Chrissy Teigen is the latest celebrity to announce she's over Snapchat, following in the footsteps of Rihanna and Kylie Jenner. According to financial expert John Hagensen, negative feedback from high-profiled names with legions of fans could result in big economic blows for the company.
"'Influencers,' as they are often referred to, drive much of the growth of social media platforms, and this is directly why their endorsements, or lack thereof, significantly impact stock prices," Hagensen, who is the the founder and managing director of Keystone Wealth Partners, tells MarieClaire.com.
On Saturday, Tiegen shared with her almost 10 million Twitter followers in the tweet below that she was fed up with the messaging app due to its latest redesign and insensitive ad about Rihanna. On Monday, according to , shares opened up 0.6%, at $16.44 per share. However, they quickly fell as much as 1.5% soon after. Hagensen adds that the stock went down as much as 2.8%, but ended down only .7% for the day, which totals about $100 million.
"I stopped using snap," Teigen announced over the weekend. "The update, the constant complaints of people not being able to find me, plus the Rihanna poll...no bueno."
The Rihanna poll Teigen is referring to is an offensive ad that many users saw pop up on their feeds around early March, which posed the question "Would you rather slap Rihanna or punch Chris Brown?" The poll seemed to make light of the former couple's from February 2009.
Amidst the backlash from that advertisement, Rihanna called out Snapchat herself in the post below, which caused the company's shares to fall 5%, .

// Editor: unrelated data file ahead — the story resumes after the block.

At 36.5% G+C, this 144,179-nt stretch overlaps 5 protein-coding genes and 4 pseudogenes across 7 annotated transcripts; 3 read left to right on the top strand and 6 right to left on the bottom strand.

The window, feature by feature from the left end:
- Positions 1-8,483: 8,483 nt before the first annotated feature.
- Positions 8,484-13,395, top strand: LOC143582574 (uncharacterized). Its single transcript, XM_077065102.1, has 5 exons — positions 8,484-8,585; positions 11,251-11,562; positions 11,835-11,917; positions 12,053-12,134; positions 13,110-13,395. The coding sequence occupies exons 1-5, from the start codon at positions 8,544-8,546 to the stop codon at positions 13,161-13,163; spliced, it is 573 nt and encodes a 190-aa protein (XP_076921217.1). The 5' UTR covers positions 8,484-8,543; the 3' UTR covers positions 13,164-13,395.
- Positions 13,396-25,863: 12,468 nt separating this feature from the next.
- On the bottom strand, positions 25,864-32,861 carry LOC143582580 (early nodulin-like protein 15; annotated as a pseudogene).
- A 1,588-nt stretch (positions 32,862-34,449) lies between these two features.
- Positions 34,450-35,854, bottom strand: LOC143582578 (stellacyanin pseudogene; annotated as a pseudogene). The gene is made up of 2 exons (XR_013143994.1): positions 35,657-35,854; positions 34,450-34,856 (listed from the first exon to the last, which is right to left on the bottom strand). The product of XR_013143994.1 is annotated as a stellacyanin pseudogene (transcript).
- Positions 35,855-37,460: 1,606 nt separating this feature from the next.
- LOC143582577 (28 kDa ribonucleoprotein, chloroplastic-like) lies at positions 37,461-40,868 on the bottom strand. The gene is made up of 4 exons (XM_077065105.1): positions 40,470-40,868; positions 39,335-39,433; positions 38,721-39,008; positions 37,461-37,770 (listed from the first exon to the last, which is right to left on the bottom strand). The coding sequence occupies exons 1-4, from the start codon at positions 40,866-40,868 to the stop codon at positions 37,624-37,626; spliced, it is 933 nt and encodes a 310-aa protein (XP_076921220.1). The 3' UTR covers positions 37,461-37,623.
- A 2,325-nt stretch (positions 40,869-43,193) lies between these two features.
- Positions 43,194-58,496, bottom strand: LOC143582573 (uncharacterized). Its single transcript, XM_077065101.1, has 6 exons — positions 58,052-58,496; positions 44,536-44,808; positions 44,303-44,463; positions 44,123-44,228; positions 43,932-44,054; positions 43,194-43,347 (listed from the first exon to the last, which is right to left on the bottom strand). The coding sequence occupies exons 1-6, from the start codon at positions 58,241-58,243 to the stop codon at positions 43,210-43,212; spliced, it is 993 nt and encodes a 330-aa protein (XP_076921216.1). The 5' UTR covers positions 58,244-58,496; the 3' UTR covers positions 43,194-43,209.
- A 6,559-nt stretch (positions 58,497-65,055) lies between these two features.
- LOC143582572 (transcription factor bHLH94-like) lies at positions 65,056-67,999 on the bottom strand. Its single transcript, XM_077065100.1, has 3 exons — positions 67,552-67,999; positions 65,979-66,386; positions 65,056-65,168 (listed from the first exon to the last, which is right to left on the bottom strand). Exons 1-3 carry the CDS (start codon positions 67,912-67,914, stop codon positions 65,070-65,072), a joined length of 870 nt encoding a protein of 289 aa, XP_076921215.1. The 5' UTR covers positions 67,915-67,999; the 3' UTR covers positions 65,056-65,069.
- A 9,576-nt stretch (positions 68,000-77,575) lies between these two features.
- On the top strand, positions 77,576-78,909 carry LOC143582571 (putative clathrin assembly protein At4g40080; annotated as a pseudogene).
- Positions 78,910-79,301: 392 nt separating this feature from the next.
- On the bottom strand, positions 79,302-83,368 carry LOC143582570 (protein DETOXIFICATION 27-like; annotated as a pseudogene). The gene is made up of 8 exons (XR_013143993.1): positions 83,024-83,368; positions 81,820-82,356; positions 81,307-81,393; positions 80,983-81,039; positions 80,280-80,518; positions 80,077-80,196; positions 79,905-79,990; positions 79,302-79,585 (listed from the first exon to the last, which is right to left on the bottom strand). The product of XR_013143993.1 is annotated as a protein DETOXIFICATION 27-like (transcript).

In late February, Kylie Jenner tweeting that she doesn't use the app anymore caused its stock to lose $1.5 billion in value.
However, the stock market changes all the time, so do these share losses reflect long-term effects? Hagensen tells MarieClaire.com that the effects can be temporary, but once it starts to snowball (like when three major celebrities oppose the app), the decline can be catastrophic.
"[The losses] are often only temporary, until they aren't," Hagensen explains. "What I mean, is that if that starts a trend and the snowball starts running down the hill, [the effects] can be very lasting. Anyone remember Myspace?"
Hagensen also recommends that investors look into alternate forms of investment rather than relying solely on social media apps that are often dependent upon celebrity endorsement for financial gain.
"As an investor, this is exactly why diversification is so critical," he says. "How can anyone predict the next Jenner tweet, and who would want their life's savings dependent on the next Kardashian headline? Buy index funds and ETFs and rebalance your account. This way you can get back to enjoying reality TV for entertainment value rather than your retirement account value."